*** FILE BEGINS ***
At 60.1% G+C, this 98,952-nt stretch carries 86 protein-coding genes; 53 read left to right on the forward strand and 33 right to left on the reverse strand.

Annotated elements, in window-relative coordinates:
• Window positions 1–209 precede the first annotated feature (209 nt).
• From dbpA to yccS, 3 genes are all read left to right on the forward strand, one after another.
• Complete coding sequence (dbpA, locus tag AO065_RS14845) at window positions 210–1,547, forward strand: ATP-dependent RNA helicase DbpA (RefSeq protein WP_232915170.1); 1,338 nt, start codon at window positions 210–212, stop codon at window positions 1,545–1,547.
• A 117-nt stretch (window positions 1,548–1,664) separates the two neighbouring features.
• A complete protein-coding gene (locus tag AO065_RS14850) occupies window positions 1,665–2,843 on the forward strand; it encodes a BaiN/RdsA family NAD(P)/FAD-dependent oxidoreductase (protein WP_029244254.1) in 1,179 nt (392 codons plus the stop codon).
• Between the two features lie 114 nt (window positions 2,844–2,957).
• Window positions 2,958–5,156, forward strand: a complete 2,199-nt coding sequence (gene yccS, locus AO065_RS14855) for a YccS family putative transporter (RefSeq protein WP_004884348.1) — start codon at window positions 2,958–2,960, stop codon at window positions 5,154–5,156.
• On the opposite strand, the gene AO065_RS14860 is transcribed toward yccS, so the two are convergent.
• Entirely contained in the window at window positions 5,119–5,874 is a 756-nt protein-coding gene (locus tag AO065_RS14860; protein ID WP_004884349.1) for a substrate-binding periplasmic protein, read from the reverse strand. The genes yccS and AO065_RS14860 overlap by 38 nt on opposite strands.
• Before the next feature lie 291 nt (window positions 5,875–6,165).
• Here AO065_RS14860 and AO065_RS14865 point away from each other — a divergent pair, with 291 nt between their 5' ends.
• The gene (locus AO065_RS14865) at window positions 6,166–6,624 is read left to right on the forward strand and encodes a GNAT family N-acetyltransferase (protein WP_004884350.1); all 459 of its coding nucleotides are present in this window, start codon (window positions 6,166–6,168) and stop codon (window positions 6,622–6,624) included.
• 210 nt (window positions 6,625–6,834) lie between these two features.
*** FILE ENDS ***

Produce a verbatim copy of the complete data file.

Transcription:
At 60.1% G+C, this 98,952-nt stretch carries 86 protein-coding genes; 53 read left to right on the forward strand and 33 right to left on the reverse strand.

Annotated elements, in window-relative coordinates:
• Window positions 1–209 precede the first annotated feature (209 nt).
• From dbpA to yccS, 3 genes are all read left to right on the forward strand, one after another.
• Complete coding sequence (dbpA, locus tag AO065_RS14845) at window positions 210–1,547, forward strand: ATP-dependent RNA helicase DbpA (RefSeq protein WP_232915170.1); 1,338 nt, start codon at window positions 210–212, stop codon at window positions 1,545–1,547.
• A 117-nt stretch (window positions 1,548–1,664) separates the two neighbouring features.
• A complete protein-coding gene (locus tag AO065_RS14850) occupies window positions 1,665–2,843 on the forward strand; it encodes a BaiN/RdsA family NAD(P)/FAD-dependent oxidoreductase (protein WP_029244254.1) in 1,179 nt (392 codons plus the stop codon).
• Between the two features lie 114 nt (window positions 2,844–2,957).
• Window positions 2,958–5,156, forward strand: a complete 2,199-nt coding sequence (gene yccS, locus AO065_RS14855) for a YccS family putative transporter (RefSeq protein WP_004884348.1) — start codon at window positions 2,958–2,960, stop codon at window positions 5,154–5,156.
• On the opposite strand, the gene AO065_RS14860 is transcribed toward yccS, so the two are convergent.
• Entirely contained in the window at window positions 5,119–5,874 is a 756-nt protein-coding gene (locus tag AO065_RS14860; protein ID WP_004884349.1) for a substrate-binding periplasmic protein, read from the reverse strand. The genes yccS and AO065_RS14860 overlap by 38 nt on opposite strands.
• Before the next feature lie 291 nt (window positions 5,875–6,165).
• Here AO065_RS14860 and AO065_RS14865 point away from each other — a divergent pair, with 291 nt between their 5' ends.
• The gene (locus AO065_RS14865) at window positions 6,166–6,624 is read left to right on the forward strand and encodes a GNAT family N-acetyltransferase (protein WP_004884350.1); all 459 of its coding nucleotides are present in this window, start codon (window positions 6,166–6,168) and stop codon (window positions 6,622–6,624) included.
• 210 nt (window positions 6,625–6,834) lie between these two features.